Nummulites and discocyclina

Marine organisms that lived on tropical sea-beds


These images show micro fossils of marine organisms whose size can vary from a few millimetres to two centimetres.


They are part of a large group that includes multiple species of shapes that vary widely: formanifera. These are two of the largest that ever populated the seas of our planet.


They are called nummulites, and those with a lozenge shape apparently consisted of wide concentric bands, with an eye at the centre.


Those with a historiated appearance are called discocyclina, often very elongated or sometimes rounded and with elongated extremities.


Although some nummulites could reach dimensions of more than 10cm, they are single-celled organisms.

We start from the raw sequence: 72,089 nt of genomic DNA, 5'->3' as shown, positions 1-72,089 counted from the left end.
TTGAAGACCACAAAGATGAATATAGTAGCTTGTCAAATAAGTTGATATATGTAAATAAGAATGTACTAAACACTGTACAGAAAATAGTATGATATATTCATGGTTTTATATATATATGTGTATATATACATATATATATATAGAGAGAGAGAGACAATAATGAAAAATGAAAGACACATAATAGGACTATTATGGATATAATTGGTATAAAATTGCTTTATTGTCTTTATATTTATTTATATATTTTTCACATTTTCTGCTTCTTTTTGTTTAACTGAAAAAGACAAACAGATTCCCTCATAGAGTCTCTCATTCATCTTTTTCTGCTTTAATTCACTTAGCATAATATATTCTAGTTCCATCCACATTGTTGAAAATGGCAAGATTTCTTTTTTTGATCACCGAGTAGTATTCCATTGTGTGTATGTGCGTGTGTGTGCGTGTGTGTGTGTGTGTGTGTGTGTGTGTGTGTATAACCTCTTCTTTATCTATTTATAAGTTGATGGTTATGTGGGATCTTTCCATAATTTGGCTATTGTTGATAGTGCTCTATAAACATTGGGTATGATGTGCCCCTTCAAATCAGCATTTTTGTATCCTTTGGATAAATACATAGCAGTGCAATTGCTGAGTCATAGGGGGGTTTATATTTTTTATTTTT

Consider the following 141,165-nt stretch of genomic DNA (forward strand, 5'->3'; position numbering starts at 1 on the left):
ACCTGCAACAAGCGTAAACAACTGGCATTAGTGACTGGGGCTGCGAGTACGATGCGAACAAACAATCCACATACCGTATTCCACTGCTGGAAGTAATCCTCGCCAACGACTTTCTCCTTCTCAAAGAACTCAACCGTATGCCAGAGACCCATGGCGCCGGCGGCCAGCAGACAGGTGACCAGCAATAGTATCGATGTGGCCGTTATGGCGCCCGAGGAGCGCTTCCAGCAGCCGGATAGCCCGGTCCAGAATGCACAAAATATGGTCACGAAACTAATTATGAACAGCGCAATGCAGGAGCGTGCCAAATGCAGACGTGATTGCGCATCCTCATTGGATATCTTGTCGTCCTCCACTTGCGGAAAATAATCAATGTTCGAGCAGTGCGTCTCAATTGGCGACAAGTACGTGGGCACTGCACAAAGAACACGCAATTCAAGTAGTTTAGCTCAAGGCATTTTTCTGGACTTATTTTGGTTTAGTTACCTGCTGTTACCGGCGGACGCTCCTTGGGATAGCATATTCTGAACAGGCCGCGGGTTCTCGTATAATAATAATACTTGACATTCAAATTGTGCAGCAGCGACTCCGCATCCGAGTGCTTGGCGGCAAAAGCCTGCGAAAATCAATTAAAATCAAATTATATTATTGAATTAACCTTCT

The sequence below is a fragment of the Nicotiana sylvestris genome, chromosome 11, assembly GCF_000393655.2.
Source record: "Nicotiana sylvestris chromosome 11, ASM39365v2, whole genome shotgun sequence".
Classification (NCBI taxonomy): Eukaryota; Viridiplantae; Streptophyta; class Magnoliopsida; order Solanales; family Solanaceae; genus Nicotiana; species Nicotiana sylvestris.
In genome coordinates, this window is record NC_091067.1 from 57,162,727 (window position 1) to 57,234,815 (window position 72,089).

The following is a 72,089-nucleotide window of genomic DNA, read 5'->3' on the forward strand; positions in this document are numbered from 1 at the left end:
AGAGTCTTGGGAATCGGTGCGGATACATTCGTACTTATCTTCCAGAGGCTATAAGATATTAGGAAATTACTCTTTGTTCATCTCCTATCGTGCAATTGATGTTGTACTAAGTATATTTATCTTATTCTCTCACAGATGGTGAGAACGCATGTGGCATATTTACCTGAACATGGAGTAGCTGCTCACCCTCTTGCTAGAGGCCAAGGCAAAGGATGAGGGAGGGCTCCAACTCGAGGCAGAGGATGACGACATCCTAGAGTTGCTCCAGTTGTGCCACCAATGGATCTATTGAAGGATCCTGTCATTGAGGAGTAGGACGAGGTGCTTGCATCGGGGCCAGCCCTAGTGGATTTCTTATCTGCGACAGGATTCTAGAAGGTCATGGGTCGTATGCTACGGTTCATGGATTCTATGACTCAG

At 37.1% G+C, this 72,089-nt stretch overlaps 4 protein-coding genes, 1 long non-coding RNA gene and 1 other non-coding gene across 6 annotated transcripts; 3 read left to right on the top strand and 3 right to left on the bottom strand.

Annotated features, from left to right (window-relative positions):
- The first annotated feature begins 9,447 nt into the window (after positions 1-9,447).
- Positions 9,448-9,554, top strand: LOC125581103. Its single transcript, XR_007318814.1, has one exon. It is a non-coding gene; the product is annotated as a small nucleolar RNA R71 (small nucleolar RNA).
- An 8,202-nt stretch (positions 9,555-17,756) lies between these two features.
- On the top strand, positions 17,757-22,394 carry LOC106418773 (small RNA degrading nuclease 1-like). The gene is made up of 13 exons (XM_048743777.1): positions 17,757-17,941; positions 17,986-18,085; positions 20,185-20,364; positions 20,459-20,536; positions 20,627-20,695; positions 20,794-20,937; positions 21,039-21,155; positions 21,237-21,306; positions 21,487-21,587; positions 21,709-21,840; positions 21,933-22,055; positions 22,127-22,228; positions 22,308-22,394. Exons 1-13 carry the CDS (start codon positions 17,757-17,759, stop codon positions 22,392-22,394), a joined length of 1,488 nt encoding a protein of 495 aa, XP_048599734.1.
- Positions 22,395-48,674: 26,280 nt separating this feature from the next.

They live on the bed of a tropical sea that is several tens of metres deep, and it is believed that they require light to survive.


In the images, we see them dissected, but when they are found complete they have the appearance of a stone circle. It is actually the fossilised shell of the organism, which is calcite, that we find. 

Nummulites or “stone coins”, these fossils take their name from their appearance. The ones in these photos are smaller; isolated, they would resemble a lentil.

Name: Limestone to macroforaminiferi
Type of rock: Carbonatic sedimentary rock
Minerals: Calcite
Fossils: foraminifera (nummulites, discocycline, others), red algae, echinoderms, molluscs
Location: torbole (N 45° 52’03.2″ E 010° 52’53.0″)
Formation: Limestone of Torbole
Age: Middle ecocene (about 56-38 million years)
Depositional environment: shallow Sea (a few tens of meters), tropical


Did you know that these fossils are called Fossils guide and help scientists to date rocks.